Migrants who are in the United Kingdom as the partner of a British citizen can apply for indefinite leave to remain if that relationship breaks down permanently because of domestic abuse.
However, if that migrant is outside of the United Kingdom, they cannot apply for indefinite leave. That is because the wording of the Rules makes clear that the application can only be made from inside the United Kingdom.
This becomes a particular problem for migrants (usually women) who are victims of transnational marriage abandonment. This is a phenomenon whereby an abusive partner deliberately removes their partner from the United Kingdom, often by deception, and then leaves them stranded abroad. Common features of transnational marriage abandonment include taking away the woman’s visa and travel documents and the abusive partner contacting the Home Office to declare that the relationship has ended so that the woman’s visa is curtailed. These women have no recourse under the Immigration Rules to return to the United Kingdom, whereas if they were still in the United Kingdom, they would be eligible for indefinite leave to remain. This is the case even though transnational marriage abandonment has been recognised in the Family Courts as a form of domestic violence.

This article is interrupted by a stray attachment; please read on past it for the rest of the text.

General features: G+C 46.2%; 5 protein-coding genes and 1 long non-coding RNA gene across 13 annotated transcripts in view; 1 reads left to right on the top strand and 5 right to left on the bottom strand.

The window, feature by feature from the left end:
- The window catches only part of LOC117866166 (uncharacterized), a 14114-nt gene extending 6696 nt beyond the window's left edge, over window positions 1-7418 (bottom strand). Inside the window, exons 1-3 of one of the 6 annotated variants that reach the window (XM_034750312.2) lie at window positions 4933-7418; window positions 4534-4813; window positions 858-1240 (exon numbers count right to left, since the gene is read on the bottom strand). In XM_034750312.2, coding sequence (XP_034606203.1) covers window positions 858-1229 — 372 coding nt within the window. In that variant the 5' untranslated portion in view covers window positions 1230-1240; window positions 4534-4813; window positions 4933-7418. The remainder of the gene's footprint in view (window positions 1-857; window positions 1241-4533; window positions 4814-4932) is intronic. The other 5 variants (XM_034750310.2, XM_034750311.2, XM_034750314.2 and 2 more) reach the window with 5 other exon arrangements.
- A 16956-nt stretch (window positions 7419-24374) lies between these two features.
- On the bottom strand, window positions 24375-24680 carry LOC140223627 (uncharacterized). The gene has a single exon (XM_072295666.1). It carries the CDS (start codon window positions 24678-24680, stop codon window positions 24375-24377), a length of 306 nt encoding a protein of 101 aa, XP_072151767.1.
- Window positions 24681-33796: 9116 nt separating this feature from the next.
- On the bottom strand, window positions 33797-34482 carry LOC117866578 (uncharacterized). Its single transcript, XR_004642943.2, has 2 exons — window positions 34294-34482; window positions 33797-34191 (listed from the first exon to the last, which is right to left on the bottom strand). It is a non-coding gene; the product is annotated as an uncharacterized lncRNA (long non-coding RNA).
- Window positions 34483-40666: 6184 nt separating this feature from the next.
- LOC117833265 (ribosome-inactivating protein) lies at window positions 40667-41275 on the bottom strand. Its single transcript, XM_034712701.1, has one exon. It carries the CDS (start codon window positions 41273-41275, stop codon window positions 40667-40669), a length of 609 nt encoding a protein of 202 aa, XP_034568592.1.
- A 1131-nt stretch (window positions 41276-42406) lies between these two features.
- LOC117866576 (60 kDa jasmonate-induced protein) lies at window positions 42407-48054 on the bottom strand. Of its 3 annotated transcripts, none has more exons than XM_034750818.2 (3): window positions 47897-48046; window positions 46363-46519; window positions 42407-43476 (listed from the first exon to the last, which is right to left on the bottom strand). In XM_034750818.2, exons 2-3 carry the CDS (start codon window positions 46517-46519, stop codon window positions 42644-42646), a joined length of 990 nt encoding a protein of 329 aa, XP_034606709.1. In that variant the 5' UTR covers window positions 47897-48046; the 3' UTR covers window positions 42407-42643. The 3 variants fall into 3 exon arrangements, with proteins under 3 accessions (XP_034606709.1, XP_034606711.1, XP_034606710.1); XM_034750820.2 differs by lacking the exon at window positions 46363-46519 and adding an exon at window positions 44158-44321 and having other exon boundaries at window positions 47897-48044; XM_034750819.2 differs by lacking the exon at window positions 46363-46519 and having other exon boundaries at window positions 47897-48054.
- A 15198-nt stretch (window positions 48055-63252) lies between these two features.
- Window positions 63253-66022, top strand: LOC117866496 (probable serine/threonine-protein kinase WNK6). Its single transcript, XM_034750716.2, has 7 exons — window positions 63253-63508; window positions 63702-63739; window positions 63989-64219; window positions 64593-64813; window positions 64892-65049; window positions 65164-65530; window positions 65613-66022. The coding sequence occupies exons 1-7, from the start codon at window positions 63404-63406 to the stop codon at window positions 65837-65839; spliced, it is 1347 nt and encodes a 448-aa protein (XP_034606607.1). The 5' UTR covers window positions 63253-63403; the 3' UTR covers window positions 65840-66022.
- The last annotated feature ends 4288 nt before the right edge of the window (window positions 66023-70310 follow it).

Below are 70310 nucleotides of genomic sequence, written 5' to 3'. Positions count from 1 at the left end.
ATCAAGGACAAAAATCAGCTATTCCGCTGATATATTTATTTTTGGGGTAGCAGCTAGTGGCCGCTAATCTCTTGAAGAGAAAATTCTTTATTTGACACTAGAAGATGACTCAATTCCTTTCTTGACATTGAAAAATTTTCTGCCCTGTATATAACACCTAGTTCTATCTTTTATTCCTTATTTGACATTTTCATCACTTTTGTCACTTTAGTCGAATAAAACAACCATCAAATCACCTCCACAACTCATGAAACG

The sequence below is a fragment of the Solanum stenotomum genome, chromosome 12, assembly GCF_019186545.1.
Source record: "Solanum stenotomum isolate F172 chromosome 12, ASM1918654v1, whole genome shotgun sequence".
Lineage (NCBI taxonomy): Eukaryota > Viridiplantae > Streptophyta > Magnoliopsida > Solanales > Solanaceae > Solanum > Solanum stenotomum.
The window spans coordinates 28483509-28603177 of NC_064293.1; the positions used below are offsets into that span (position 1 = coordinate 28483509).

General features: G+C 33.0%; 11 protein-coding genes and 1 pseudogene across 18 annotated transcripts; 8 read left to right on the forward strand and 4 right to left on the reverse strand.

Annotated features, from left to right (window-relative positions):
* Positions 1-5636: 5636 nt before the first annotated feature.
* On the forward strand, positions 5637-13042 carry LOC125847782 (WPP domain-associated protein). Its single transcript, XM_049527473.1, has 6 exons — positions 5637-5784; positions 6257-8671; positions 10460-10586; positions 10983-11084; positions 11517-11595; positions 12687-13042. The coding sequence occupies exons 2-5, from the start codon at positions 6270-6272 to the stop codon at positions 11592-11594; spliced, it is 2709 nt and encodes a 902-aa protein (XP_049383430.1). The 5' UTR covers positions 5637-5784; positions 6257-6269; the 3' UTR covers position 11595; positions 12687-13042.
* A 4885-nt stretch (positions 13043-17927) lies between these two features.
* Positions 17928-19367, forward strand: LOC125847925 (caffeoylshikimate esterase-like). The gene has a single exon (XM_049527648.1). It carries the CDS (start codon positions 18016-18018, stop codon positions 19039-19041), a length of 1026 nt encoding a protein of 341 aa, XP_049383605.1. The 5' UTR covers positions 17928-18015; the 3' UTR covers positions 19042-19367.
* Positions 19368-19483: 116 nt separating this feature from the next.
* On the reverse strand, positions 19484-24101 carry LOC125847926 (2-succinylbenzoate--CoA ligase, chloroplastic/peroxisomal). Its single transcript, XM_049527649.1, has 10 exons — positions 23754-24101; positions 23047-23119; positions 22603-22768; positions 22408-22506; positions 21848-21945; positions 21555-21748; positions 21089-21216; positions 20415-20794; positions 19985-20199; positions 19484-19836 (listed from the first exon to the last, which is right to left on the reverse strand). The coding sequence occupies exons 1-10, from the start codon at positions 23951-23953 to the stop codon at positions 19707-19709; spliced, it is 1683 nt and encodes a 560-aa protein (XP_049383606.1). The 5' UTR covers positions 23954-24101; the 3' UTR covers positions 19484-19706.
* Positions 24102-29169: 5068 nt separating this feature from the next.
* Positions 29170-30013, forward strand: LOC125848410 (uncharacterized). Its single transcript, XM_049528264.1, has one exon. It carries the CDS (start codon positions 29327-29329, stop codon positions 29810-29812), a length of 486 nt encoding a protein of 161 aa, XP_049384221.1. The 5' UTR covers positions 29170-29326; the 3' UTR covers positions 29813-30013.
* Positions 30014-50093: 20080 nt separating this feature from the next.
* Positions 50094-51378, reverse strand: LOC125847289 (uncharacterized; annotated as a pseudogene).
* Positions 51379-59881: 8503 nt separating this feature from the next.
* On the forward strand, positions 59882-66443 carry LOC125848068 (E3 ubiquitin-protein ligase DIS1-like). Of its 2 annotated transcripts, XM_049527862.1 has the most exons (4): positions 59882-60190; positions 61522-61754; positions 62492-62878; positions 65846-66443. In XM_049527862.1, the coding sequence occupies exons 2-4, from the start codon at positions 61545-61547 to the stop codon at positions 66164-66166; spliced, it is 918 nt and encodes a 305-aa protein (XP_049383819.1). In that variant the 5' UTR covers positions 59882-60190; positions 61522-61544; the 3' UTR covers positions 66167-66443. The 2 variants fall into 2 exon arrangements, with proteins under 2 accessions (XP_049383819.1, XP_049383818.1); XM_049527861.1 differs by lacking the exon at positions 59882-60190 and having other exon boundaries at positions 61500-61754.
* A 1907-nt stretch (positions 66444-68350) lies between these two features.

Nath Gbikpi set out this issue in further detail in an earlier blog.
On 14 October 2022, the High Court found that by treating victims of domestic violence differently depending on whether or not they are in the United Kingdom, victims of transnational marriage abandonment are being unlawfully discriminated against. The Home Office will now have to introduce new Rules and guidance to ensure that victims of transnational marriage abandonment are treated the same as victims of domestic violence who are in the United Kingdom. This should mean that they will be able to apply for indefinite leave to enter.
In the meantime, however, many women will have been excluded from indefinite leave on the basis of this discriminatory treatment. Some may have returned to the United Kingdom on different visas. It remains to be seen whether the Home Office will allow them to apply for indefinite leave to remain, too.
Our Diana Baxter wrote a detailed analysis on this issue on Lexis Nexis.
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